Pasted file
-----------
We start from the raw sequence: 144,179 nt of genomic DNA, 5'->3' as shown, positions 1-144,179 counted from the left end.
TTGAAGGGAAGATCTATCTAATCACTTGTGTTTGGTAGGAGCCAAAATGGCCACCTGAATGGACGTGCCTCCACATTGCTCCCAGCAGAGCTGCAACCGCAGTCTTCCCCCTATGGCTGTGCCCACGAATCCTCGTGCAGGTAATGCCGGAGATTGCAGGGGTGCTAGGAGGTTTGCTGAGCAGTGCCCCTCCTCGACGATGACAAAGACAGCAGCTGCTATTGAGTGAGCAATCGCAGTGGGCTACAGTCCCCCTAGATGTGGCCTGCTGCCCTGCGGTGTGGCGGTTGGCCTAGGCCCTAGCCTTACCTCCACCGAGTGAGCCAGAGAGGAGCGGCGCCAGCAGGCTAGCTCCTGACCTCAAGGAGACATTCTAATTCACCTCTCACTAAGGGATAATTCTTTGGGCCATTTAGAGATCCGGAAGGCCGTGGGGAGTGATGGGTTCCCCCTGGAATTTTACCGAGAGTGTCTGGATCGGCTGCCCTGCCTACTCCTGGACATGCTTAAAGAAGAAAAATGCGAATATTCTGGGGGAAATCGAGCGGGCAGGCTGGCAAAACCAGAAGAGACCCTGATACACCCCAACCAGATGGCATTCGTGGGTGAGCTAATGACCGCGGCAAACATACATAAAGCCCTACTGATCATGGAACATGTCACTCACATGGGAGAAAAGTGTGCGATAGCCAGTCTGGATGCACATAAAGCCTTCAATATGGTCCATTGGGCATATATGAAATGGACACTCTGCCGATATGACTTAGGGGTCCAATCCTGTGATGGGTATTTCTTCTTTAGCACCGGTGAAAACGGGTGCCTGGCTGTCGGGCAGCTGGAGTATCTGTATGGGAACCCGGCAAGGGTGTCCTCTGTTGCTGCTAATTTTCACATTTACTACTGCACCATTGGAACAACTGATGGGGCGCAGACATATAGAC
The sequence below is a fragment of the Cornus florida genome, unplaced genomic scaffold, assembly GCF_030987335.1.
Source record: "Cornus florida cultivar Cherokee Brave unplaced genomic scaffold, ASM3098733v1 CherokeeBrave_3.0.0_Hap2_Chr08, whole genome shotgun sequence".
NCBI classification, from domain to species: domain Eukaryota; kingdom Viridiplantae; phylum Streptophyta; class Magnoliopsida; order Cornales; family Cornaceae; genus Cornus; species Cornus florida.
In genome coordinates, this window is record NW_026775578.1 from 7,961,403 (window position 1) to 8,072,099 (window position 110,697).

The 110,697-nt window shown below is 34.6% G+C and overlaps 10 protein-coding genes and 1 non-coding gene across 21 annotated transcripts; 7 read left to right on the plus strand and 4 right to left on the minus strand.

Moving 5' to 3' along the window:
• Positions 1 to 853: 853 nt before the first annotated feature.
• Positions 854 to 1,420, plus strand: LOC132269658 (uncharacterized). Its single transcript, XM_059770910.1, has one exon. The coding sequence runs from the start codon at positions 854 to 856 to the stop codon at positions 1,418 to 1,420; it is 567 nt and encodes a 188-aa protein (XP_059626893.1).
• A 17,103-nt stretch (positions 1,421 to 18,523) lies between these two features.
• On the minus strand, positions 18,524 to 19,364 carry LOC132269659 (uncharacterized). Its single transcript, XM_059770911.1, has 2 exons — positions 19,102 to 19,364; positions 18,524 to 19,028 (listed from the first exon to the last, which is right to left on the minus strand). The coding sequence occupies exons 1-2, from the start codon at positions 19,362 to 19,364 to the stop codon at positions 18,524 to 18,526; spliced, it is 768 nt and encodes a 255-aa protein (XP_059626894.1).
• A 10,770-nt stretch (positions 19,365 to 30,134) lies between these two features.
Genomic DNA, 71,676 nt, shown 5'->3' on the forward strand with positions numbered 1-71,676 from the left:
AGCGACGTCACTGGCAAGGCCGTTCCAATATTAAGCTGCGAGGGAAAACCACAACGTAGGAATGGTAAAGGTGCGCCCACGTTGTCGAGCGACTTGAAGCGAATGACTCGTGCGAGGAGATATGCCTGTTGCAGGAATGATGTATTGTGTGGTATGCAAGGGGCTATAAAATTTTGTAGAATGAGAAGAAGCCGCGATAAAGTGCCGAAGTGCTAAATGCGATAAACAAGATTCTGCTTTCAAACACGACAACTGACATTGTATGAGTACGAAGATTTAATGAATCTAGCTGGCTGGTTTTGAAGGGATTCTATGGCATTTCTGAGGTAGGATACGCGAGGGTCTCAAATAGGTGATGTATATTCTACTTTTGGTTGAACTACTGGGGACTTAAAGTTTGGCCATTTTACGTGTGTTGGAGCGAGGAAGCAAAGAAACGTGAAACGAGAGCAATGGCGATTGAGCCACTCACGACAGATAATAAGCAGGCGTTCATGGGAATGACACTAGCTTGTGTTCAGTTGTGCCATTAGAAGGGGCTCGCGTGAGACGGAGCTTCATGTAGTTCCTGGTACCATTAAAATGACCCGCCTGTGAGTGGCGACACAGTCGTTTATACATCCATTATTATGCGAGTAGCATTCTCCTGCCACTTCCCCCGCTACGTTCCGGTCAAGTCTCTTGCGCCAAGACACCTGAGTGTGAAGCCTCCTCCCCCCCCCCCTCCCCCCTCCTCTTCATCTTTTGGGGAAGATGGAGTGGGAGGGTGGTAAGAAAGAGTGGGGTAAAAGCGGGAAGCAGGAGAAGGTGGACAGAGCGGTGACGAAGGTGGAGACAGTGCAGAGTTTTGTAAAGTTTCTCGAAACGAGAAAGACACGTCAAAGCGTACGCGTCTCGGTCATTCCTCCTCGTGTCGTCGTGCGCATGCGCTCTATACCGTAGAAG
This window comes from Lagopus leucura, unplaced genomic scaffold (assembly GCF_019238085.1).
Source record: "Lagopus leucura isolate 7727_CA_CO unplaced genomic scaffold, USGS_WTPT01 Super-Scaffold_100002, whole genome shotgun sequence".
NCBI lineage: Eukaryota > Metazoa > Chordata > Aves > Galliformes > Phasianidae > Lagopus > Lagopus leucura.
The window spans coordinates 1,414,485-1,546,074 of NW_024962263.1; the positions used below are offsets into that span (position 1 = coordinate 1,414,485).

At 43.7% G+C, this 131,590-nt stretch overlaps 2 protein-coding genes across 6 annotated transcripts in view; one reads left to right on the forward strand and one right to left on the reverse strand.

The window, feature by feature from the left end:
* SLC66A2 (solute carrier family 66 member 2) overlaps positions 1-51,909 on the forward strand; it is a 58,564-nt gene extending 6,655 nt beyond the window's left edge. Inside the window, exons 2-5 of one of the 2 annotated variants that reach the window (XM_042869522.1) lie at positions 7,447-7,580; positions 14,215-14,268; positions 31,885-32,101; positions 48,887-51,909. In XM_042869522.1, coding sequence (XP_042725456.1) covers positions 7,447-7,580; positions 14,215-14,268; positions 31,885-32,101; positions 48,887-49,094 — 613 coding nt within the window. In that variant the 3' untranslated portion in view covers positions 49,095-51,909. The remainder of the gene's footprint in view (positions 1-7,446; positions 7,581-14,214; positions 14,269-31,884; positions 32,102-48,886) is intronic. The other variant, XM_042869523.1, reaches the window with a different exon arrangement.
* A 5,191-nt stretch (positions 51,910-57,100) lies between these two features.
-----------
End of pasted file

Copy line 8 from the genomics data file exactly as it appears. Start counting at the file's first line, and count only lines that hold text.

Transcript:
Moving 5' to 3' along the window: